We have been raised in a society that fears the symptoms our bodies display. Pills are prescribed for anxiety and depression, ice cream and a new partner for a breakup. Body aches are quickly covered with Tylenol, the inability to feel with adrenaline sports or cutting, while the unfulfilled life is ‘filled’ with shopping.

Behind the Symptoms

However, symptoms can be viewed through a different lens; they are signalling something important to us. Each symptom we experience in our body, no matter whether it is physical, emotional, mental or spiritual, tells the story of an imbalance at a deeper level of who we are and holds the key to resolving it. This view can give a very different perception of our bodies and minds.

Symptoms are a bit like the dashboard lights on our vehicle. Especially as vehicles become more and more computerized, fewer of us have any idea of what is happening under the hood. Lights on the dash are to indicate a problem so that we can get the vehicle the proper care for the situation. When the ‘check engine soon’ light comes on, most people are pretty quick to get their vehicle to a repair shop. Many people do preventative maintenance on their vehicles by checking their oil before the light indicates they must. Our relationships with our own bodies could be quite different if we listened to them as well as we do our expensive posessions.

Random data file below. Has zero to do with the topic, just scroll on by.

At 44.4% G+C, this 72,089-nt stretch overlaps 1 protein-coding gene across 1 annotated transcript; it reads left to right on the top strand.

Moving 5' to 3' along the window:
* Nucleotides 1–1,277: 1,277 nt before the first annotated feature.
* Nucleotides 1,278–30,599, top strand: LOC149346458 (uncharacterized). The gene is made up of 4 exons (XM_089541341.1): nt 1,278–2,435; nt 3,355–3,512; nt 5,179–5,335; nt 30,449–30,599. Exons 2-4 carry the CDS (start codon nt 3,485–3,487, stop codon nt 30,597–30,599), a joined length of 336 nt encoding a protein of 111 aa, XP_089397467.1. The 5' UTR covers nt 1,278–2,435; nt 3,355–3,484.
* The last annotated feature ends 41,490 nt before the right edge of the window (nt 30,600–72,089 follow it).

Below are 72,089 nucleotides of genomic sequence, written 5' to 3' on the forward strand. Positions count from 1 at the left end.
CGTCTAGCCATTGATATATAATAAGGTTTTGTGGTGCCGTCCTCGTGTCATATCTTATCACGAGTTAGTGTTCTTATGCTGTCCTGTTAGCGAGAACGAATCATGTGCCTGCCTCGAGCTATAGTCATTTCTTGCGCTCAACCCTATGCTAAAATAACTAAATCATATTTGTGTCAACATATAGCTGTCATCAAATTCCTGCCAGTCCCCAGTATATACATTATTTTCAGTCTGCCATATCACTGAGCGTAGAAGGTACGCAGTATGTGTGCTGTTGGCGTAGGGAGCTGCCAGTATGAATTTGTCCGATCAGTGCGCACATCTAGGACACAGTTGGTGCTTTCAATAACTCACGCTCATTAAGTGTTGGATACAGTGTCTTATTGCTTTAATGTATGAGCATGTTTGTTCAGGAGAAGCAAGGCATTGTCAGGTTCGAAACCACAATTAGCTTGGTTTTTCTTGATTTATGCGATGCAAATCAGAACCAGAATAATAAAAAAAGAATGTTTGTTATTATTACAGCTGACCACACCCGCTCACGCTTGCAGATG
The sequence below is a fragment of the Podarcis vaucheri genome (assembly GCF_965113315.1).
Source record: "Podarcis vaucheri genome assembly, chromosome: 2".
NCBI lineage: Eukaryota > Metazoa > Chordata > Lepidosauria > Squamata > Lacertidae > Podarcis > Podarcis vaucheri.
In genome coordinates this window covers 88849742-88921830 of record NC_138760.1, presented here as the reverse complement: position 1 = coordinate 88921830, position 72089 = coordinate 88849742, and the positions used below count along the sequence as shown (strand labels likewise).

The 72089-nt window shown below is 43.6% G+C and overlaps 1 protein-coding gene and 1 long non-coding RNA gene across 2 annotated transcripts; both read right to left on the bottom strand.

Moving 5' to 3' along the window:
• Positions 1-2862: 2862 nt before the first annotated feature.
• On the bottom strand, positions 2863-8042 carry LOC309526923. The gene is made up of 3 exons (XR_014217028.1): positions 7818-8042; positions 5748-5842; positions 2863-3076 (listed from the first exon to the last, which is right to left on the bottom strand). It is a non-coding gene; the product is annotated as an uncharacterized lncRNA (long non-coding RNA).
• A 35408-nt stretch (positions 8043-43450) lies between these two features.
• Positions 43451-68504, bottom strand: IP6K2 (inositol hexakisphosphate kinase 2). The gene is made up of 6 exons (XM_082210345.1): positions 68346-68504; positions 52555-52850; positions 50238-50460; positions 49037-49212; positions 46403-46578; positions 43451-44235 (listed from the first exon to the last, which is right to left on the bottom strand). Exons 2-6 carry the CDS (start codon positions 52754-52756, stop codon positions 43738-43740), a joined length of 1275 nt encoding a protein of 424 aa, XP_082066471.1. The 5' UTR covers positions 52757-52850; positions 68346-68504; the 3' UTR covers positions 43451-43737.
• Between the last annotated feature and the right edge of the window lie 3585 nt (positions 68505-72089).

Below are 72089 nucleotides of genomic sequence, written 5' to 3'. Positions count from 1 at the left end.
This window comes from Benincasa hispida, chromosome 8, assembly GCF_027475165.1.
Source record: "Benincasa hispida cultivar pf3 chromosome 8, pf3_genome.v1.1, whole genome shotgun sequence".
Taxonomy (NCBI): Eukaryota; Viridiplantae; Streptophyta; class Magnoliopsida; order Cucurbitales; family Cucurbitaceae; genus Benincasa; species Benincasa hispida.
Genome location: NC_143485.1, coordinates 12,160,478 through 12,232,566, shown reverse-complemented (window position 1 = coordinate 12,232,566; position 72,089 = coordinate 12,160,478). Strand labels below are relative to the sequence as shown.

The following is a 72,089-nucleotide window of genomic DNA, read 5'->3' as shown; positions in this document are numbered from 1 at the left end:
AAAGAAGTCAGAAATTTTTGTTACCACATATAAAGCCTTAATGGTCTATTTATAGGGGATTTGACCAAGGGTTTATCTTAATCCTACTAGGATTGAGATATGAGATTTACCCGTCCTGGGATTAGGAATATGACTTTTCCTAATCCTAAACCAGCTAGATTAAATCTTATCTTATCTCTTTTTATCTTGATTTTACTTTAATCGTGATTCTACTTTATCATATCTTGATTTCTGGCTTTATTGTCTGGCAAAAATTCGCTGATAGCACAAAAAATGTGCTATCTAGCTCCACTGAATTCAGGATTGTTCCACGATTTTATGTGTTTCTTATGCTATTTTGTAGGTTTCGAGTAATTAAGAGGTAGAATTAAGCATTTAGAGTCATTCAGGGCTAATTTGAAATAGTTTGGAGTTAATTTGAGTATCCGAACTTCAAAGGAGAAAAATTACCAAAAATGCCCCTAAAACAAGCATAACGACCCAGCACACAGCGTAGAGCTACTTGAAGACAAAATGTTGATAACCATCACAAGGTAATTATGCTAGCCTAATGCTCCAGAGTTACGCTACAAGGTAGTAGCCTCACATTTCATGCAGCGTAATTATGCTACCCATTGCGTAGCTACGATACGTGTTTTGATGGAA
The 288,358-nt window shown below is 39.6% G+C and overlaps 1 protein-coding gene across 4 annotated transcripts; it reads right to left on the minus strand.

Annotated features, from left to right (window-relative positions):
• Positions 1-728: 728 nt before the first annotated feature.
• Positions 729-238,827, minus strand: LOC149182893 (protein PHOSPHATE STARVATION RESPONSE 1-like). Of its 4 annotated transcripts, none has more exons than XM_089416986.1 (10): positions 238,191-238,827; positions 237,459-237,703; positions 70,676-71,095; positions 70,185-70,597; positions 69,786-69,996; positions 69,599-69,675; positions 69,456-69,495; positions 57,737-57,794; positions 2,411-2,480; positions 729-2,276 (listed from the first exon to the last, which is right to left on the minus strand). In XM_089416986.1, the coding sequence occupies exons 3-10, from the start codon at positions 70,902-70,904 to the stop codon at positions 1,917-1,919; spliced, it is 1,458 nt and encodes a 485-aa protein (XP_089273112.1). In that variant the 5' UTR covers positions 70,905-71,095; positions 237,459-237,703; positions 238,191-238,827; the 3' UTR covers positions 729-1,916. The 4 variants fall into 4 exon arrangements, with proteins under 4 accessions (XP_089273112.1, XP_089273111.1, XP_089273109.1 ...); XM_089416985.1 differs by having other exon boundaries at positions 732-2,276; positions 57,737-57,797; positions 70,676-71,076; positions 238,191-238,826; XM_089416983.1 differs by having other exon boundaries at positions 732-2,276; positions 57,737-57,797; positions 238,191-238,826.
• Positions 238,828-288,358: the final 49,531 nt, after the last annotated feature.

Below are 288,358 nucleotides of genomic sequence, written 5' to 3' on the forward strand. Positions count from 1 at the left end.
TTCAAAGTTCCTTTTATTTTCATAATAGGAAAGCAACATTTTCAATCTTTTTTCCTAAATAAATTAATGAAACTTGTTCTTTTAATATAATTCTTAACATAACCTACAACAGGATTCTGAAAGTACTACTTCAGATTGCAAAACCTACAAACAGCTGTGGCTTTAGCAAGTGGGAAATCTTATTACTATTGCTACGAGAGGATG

By learning to ‘read’ symptoms, as we do the lights on our dash, we can understand that our bodies have a lot to tell us about what is healthy for us and what areas of our being need extra care. Shifting our thinking away from fearing symptoms and towards understanding them, results in a more enjoyable experience of living in our bodies and a happier, healthier life.

Below is a list some of the common symptoms of trauma in adults and children.

Common Symptoms of Trauma

ages 0-2

  • low weight and digestive problems
  • fear separation from parent/caregiver
  • startle easily
  • poor muscle tone
  • resistant to physical contact
  • failure to recognize the face of primary caregiver

ages 3-6

  • resistant to being held
  • excessively clingy and whiney
  • persistent, frequent tantrums, sometimes escalating beyond the child’s control
  • bed wetting
  • poor sleep habits
  • problems with developmental milestones
  • indiscriminate displays of affection

age 7- 15

  • avoid eye contact with parent or caregiver
  • cruelty to animals
  • not affectionate unless they initiate
  • poor impulse control
  • difficulty with peer relationships
  • poor sleep habits
  • withdrawing from family and friends
  • depression


  • anxiety, fear and depression
  • muscle tension
  • difficulties in relationships
  • feeling sad or hopeless
  • feeling numb
  • stiffness and inflexibility
  • aches and pains
  • outbursts of anger and emotion

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Talk with Shawna